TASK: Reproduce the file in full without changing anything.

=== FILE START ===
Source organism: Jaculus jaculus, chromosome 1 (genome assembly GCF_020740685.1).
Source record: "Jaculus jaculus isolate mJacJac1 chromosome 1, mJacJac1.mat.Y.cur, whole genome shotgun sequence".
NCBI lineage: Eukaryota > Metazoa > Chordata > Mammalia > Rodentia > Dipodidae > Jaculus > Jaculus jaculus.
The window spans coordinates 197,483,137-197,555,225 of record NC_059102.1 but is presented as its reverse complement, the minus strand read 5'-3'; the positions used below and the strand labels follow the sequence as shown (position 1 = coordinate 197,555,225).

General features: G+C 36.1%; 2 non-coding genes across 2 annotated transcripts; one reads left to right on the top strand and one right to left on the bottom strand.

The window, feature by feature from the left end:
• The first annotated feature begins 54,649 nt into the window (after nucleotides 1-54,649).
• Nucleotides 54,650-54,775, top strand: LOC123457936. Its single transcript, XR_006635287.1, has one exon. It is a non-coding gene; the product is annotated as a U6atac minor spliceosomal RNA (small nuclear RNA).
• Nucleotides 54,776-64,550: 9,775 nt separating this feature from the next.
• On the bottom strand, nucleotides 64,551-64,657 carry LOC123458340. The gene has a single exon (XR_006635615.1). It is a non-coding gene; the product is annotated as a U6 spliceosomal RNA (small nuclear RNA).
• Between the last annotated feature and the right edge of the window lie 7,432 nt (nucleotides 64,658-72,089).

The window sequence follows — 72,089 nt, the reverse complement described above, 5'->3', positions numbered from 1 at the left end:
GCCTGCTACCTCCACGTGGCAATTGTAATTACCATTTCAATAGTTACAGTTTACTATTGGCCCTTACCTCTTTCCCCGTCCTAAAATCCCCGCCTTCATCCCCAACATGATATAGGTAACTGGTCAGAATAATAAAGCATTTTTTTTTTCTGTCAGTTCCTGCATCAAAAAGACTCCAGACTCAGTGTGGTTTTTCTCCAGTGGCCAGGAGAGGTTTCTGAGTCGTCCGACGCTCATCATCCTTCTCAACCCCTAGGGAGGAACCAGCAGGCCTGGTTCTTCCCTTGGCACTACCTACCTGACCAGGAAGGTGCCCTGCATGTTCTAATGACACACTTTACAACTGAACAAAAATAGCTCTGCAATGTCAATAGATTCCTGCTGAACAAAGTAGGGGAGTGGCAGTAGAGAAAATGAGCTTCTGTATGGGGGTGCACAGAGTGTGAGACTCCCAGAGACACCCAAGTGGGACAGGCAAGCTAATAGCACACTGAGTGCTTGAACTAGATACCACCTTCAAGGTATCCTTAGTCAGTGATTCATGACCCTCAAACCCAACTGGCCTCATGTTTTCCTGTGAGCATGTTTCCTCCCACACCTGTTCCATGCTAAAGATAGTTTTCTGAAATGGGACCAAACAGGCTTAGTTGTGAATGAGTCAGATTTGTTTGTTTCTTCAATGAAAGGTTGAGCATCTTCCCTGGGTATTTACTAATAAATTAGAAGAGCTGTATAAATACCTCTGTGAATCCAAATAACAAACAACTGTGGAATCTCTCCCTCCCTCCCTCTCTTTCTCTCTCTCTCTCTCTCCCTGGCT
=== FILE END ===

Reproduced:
Source organism: Jaculus jaculus, chromosome 1 (genome assembly GCF_020740685.1).
Source record: "Jaculus jaculus isolate mJacJac1 chromosome 1, mJacJac1.mat.Y.cur, whole genome shotgun sequence".
NCBI lineage: Eukaryota > Metazoa > Chordata > Mammalia > Rodentia > Dipodidae > Jaculus > Jaculus jaculus.
The window spans coordinates 197,483,137-197,555,225 of record NC_059102.1 but is presented as its reverse complement, the minus strand read 5'-3'; the positions used below and the strand labels follow the sequence as shown (position 1 = coordinate 197,555,225).

General features: G+C 36.1%; 2 non-coding genes across 2 annotated transcripts; one reads left to right on the top strand and one right to left on the bottom strand.

The window, feature by feature from the left end:
• The first annotated feature begins 54,649 nt into the window (after nucleotides 1-54,649).
• Nucleotides 54,650-54,775, top strand: LOC123457936. Its single transcript, XR_006635287.1, has one exon. It is a non-coding gene; the product is annotated as a U6atac minor spliceosomal RNA (small nuclear RNA).
• Nucleotides 54,776-64,550: 9,775 nt separating this feature from the next.
• On the bottom strand, nucleotides 64,551-64,657 carry LOC123458340. The gene has a single exon (XR_006635615.1). It is a non-coding gene; the product is annotated as a U6 spliceosomal RNA (small nuclear RNA).
• Between the last annotated feature and the right edge of the window lie 7,432 nt (nucleotides 64,658-72,089).

The window sequence follows — 72,089 nt, the reverse complement described above, 5'->3', positions numbered from 1 at the left end:
GCCTGCTACCTCCACGTGGCAATTGTAATTACCATTTCAATAGTTACAGTTTACTATTGGCCCTTACCTCTTTCCCCGTCCTAAAATCCCCGCCTTCATCCCCAACATGATATAGGTAACTGGTCAGAATAATAAAGCATTTTTTTTTTCTGTCAGTTCCTGCATCAAAAAGACTCCAGACTCAGTGTGGTTTTTCTCCAGTGGCCAGGAGAGGTTTCTGAGTCGTCCGACGCTCATCATCCTTCTCAACCCCTAGGGAGGAACCAGCAGGCCTGGTTCTTCCCTTGGCACTACCTACCTGACCAGGAAGGTGCCCTGCATGTTCTAATGACACACTTTACAACTGAACAAAAATAGCTCTGCAATGTCAATAGATTCCTGCTGAACAAAGTAGGGGAGTGGCAGTAGAGAAAATGAGCTTCTGTATGGGGGTGCACAGAGTGTGAGACTCCCAGAGACACCCAAGTGGGACAGGCAAGCTAATAGCACACTGAGTGCTTGAACTAGATACCACCTTCAAGGTATCCTTAGTCAGTGATTCATGACCCTCAAACCCAACTGGCCTCATGTTTTCCTGTGAGCATGTTTCCTCCCACACCTGTTCCATGCTAAAGATAGTTTTCTGAAATGGGACCAAACAGGCTTAGTTGTGAATGAGTCAGATTTGTTTGTTTCTTCAATGAAAGGTTGAGCATCTTCCCTGGGTATTTACTAATAAATTAGAAGAGCTGTATAAATACCTCTGTGAATCCAAATAACAAACAACTGTGGAATCTCTCCCTCCCTCCCTCTCTTTCTCTCTCTCTCTCTCTCCCTGGCT